The retired NFL wide receiver set to make his marathon debut in St. Louis on Sunday.
Retired NFL wide receiver Isaac Bruce has never been one to walk away from a challenge. After all, Bruce, who proudly wears a Super Bowl ring from his days playing for the St. Louis Rams, amassed a mind-blowing 15,000 receiving yards during his impressive 15-year career.
But even though the 40-year-old former football star no longer plays the sport he loves, it doesn’t mean he’s finished running those long yards. This weekend, Bruce will take on 46,112 of them at the Quinn Family Foundation Rock ‘n’ Roll St. Louis Marathon & Half Marathon To Benefit Team Activities for Special Kids (TASK) on Sunday.
Bruce, who is used to running half a football field one lighting-quick play at a time, has been logging long, slow, steady runs in training — up to 20 miles — and believes the work ethic he developed as a professional football player has helped him on the roads. “The discipline that it takes to play in the NFL carries over, without a doubt,” he says. “But it’s not just in the marathon — it’s in life.”
Bruce says his strong religious faith has been instrumental in his preparation — he’s been listening to the Bible during his long runs — and even though he’s well prepared to run the marathon, he will be leaning on God for help, especially during the tough miles. “The days that I’m listening to the Bible, I can run further and run longer,” he contends. “I run in the strength of the Lord and not my own strength. In my own might I couldn’t run this thing. I’m putting the onus on the one who can handle the onus.”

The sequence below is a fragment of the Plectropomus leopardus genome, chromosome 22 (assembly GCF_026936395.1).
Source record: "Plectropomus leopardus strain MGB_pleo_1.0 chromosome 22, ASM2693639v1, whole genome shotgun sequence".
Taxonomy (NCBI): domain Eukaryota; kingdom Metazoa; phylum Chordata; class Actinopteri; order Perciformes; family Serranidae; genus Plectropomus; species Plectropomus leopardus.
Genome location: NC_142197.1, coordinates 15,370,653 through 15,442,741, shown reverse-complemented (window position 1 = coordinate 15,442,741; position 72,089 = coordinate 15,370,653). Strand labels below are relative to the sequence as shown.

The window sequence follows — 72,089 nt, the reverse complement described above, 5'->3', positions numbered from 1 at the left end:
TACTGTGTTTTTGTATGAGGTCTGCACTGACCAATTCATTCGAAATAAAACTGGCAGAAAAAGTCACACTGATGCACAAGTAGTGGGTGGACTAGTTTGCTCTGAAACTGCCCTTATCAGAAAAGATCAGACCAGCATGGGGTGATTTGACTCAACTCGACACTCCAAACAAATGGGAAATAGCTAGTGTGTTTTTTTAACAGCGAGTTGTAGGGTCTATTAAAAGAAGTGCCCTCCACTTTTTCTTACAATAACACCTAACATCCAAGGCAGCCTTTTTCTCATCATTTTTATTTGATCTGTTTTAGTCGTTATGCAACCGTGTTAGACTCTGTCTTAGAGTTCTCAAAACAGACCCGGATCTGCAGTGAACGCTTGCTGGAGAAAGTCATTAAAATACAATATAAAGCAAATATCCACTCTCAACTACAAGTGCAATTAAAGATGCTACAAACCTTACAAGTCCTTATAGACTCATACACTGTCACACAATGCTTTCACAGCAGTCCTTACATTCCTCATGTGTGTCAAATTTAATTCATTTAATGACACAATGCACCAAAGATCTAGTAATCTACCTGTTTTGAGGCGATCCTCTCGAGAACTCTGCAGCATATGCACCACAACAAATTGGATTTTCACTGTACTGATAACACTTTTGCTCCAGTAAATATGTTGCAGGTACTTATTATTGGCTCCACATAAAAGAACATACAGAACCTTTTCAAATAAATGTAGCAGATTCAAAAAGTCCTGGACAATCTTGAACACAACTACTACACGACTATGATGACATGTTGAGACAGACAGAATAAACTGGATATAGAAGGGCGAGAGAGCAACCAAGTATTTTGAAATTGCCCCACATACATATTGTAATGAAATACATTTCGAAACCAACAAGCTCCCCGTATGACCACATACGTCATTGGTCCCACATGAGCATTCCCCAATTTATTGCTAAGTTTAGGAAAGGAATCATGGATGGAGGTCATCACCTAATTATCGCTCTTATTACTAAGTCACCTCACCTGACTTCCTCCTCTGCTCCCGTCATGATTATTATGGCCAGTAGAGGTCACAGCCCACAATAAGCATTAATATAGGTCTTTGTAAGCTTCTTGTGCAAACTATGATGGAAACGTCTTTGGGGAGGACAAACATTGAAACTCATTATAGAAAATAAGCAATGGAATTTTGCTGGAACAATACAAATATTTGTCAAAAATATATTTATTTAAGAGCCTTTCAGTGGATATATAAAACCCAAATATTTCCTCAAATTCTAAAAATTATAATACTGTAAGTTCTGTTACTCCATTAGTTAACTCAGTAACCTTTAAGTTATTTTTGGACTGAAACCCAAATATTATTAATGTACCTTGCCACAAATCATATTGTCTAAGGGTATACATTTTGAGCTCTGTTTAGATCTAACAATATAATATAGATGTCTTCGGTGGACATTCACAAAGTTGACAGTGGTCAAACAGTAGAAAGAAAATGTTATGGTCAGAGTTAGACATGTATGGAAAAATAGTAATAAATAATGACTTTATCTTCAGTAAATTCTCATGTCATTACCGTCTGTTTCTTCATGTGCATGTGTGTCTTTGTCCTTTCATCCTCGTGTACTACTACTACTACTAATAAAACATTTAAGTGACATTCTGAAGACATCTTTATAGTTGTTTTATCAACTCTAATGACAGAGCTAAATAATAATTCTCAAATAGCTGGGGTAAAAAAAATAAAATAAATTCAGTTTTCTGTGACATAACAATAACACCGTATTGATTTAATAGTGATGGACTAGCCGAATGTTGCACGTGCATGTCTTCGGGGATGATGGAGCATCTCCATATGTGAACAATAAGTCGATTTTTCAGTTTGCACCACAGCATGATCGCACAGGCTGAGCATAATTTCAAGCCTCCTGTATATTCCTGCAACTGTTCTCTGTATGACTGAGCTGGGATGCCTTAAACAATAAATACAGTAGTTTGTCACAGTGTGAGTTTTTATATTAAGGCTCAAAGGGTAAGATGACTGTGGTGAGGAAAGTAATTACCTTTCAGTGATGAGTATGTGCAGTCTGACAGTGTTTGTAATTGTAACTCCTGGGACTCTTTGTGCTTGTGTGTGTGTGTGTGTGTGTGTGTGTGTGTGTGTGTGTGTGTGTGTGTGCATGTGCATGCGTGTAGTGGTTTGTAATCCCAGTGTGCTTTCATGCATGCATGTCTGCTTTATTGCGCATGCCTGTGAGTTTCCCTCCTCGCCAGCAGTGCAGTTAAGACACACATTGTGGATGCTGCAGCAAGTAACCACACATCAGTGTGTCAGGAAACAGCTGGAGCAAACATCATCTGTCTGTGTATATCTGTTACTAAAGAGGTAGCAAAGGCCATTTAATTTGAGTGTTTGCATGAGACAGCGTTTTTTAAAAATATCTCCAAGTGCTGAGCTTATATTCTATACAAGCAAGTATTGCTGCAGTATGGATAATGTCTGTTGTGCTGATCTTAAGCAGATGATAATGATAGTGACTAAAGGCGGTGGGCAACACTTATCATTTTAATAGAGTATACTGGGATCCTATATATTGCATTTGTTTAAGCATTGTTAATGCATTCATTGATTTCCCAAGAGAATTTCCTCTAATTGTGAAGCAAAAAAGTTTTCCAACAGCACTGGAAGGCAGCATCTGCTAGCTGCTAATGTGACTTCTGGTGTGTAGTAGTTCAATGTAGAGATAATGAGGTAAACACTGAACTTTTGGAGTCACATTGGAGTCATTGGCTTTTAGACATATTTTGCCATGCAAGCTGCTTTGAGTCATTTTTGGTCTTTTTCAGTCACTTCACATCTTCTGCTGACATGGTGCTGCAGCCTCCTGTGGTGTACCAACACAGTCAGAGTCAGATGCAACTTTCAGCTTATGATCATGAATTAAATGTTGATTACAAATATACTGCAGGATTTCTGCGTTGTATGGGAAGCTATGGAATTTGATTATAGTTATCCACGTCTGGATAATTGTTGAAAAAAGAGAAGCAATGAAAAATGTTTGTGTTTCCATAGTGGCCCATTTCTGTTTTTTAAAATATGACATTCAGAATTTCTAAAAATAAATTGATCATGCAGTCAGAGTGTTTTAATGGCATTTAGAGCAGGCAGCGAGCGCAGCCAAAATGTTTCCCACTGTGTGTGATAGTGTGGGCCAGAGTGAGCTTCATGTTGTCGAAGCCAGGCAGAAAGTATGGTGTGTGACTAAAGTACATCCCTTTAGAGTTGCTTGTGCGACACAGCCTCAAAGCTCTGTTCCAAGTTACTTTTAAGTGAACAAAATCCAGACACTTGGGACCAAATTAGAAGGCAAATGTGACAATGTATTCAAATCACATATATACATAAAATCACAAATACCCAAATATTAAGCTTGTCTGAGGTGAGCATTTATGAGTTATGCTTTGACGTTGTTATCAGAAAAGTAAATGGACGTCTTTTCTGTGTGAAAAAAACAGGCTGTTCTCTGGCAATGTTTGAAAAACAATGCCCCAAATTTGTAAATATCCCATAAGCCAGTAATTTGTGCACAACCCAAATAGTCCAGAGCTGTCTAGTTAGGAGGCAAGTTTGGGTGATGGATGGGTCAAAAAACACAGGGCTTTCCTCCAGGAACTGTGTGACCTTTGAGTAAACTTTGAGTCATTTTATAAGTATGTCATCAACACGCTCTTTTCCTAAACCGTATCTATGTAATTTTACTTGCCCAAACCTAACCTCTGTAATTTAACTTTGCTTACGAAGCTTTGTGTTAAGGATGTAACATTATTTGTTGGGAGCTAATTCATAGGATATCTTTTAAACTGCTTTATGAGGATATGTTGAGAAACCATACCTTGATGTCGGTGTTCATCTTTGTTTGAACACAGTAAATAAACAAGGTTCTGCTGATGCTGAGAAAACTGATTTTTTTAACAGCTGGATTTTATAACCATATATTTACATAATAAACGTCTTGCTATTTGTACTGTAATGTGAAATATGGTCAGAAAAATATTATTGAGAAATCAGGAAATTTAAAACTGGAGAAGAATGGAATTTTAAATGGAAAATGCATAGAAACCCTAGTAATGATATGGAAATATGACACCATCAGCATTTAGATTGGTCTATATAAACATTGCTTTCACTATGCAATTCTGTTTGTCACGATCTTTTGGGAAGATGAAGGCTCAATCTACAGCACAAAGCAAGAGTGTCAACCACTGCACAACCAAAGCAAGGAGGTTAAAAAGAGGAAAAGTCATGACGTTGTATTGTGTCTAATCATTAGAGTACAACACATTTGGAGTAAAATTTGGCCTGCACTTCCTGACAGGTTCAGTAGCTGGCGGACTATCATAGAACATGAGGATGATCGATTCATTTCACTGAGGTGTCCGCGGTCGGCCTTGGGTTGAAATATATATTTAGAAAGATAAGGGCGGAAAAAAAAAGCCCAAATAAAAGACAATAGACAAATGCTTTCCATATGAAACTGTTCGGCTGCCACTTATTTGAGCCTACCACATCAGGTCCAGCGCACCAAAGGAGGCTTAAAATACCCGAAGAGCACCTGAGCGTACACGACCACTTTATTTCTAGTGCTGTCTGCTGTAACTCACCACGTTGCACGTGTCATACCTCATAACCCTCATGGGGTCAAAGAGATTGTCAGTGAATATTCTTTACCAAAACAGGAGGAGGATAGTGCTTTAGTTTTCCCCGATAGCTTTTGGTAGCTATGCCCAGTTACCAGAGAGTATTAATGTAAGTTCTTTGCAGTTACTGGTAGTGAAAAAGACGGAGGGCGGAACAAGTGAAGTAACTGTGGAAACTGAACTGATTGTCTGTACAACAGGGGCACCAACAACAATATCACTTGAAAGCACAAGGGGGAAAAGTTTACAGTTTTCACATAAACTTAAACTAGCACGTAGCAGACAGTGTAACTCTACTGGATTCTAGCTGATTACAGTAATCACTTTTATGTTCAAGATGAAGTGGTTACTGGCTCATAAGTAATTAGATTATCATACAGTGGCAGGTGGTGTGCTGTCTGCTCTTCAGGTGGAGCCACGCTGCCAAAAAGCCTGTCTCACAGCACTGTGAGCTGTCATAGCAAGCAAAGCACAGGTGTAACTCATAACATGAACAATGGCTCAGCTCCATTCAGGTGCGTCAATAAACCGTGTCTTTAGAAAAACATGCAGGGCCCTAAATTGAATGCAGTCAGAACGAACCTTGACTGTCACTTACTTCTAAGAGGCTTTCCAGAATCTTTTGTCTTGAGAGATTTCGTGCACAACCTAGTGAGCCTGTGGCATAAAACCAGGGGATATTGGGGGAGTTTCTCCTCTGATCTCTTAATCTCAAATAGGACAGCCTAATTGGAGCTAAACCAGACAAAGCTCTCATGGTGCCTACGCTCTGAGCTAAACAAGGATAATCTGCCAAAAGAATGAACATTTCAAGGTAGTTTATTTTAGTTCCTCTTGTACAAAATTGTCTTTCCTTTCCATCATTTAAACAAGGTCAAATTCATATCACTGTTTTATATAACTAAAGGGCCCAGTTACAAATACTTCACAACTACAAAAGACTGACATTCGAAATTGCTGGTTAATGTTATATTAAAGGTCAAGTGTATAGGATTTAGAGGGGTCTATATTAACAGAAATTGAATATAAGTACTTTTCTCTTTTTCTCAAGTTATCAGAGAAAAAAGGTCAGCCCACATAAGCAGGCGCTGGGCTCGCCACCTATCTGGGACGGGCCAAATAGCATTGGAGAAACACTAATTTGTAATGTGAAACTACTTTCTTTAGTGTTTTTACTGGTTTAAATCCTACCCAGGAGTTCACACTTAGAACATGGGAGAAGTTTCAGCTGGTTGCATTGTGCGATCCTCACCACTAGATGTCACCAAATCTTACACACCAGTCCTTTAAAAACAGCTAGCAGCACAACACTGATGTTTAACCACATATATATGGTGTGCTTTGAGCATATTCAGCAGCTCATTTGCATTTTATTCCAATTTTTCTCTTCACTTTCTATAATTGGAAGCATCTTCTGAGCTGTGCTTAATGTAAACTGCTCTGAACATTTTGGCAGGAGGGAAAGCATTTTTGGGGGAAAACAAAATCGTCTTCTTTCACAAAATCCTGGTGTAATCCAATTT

Despite the long road ahead of him in training, Bruce says he likes to approach mileage the way he approached grueling team practices in the heat. “I never look at the miles in front me,” he admits. “I try not to think of it — the [same] way I didn’t think about how many plays we had to do in practice. I just go and do it. It’s not a sprint at all.”
One thing the star wide receiver finds himself having to do is keep his competitive nature in check when training. “When I’m out running and someone blows by me, I kind of want to kick it up,” he admits with a chuckle. “I have to hold myself back. I need to run a smart race and not one where I’m trying to win it.”
Regardless of his finishing time on Sunday, Bruce will be achieving a victory of sorts. He is running on behalf of TASK (Team Activities for Special Kids), a grassroots, non-profit St. Louis organization that provides safe, accessible activities for children with special needs. TASK is the chosen charity of the Rock ‘n’ Roll St. Louis Marathon and is supported in part by the Quinn Family Foundation. Founder Jeff Quinn got involved with TASK when his daughter, Grace, become one of its athletes and he got to witness firsthand the value that TASK brings to kids and families.
“I think TASK is really special,” Bruce says. “I was excited when I found out about how TASK and the Quinn Foundation started building makeshift basketball courts, and makeshift playing fields for special-needs kids. These are children who have physical difficulties, but at the same time, their mental capacity is right up to date. They follow baseball, they follow football and TASK goes out and gives them the opportunity to go out and do something that they see their heroes doing.”
Come race day, Bruce says he’s going to treat the marathon like a football game. He’s got a game plan, and that entails running at a “jog back to the huddle” pace. But Bruce isn’t ruling out picking it up along the course. After all, he’s a born competitor with a Super Bowl ring to prove it. “I believe everything I do, I finish strong,” he says. “The finish will definitely be faster than the start.”